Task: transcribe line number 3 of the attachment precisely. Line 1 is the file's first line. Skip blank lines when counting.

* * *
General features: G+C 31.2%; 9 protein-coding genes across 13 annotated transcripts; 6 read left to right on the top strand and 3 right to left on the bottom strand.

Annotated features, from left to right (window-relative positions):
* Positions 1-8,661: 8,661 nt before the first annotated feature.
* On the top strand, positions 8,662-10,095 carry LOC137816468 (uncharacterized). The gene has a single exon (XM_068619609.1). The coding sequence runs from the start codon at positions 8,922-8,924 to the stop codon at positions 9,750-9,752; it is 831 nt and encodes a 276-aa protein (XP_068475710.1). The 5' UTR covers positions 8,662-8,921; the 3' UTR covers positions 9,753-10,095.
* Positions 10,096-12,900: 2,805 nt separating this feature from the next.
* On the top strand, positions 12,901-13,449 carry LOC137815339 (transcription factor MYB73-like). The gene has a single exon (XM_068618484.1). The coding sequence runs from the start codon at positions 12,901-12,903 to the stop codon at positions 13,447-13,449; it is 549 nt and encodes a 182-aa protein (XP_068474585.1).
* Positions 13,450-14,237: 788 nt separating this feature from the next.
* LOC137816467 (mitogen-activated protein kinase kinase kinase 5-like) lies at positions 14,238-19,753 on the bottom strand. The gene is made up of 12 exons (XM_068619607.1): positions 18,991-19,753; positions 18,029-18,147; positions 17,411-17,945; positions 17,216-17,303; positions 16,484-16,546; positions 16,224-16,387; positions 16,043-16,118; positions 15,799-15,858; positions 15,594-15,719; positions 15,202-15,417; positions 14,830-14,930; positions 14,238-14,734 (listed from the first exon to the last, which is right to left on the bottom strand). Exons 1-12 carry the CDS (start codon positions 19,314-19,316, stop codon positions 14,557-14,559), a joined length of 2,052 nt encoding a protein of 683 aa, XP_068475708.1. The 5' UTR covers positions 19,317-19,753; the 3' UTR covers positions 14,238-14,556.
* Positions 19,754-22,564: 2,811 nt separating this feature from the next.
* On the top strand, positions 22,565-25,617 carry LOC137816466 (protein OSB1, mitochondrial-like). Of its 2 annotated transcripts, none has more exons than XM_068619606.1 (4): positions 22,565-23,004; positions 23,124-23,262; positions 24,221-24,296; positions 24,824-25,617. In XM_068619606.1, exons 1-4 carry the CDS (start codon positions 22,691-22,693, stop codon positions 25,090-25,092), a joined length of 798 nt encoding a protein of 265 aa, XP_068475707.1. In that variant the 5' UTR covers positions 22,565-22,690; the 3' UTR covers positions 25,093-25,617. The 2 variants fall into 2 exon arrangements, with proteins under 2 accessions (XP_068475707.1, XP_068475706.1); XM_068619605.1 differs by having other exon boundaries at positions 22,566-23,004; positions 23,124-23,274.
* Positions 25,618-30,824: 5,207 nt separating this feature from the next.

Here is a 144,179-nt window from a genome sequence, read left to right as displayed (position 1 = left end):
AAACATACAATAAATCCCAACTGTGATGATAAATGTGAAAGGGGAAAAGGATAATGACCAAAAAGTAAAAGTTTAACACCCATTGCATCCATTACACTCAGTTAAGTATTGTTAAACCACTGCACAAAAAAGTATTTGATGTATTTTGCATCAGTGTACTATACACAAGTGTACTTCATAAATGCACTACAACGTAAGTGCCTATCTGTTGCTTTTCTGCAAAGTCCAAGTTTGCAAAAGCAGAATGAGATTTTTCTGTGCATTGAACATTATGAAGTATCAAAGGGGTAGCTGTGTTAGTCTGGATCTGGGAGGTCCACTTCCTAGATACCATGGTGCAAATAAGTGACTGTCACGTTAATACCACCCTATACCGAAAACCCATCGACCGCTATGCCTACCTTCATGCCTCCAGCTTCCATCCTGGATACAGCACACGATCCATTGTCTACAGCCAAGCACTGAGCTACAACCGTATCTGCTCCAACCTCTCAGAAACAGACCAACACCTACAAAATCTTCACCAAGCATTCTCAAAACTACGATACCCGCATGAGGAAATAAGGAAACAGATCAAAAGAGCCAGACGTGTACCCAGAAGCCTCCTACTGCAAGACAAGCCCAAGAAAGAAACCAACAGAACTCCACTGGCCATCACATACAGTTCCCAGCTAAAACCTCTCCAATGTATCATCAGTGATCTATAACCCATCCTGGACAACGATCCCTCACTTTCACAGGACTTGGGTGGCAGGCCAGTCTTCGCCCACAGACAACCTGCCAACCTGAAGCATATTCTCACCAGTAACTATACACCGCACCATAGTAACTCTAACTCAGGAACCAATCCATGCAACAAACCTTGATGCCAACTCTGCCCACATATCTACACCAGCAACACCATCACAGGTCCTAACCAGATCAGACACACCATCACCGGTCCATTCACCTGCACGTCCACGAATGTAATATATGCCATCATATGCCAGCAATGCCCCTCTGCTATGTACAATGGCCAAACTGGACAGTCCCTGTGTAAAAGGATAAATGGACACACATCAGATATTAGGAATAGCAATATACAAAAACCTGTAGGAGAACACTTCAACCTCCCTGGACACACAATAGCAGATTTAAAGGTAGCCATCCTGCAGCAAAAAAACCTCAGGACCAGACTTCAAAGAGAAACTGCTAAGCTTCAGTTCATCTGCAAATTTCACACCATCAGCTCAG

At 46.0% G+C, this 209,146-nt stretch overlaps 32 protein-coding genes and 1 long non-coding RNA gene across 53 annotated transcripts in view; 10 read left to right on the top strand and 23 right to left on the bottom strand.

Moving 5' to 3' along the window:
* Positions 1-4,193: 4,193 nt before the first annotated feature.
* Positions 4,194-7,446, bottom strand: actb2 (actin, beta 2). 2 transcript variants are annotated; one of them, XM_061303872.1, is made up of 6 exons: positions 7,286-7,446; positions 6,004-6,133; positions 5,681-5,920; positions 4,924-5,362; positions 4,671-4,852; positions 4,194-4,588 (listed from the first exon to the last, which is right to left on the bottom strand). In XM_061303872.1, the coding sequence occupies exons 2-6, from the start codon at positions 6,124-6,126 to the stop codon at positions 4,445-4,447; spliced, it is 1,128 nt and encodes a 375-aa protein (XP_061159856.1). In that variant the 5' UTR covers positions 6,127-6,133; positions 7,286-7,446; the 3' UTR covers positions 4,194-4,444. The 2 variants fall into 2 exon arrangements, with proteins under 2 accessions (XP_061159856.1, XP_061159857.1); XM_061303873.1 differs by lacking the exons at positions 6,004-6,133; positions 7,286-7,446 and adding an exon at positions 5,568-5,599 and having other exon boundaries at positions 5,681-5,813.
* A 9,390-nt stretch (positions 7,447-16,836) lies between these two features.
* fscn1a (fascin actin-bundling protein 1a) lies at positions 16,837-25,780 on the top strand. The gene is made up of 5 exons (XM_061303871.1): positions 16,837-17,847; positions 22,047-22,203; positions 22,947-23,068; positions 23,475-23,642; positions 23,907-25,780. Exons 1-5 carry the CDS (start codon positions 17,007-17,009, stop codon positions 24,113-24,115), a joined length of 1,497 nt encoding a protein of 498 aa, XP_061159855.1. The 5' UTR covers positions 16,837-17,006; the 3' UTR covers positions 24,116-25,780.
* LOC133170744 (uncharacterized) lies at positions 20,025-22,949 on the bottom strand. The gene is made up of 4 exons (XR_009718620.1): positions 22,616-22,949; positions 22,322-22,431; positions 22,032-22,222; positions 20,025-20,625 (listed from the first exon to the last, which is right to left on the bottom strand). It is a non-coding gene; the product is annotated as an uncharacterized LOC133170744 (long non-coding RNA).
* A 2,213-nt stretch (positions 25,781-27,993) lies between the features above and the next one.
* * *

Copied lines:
* Positions 1-8,661: 8,661 nt before the first annotated feature.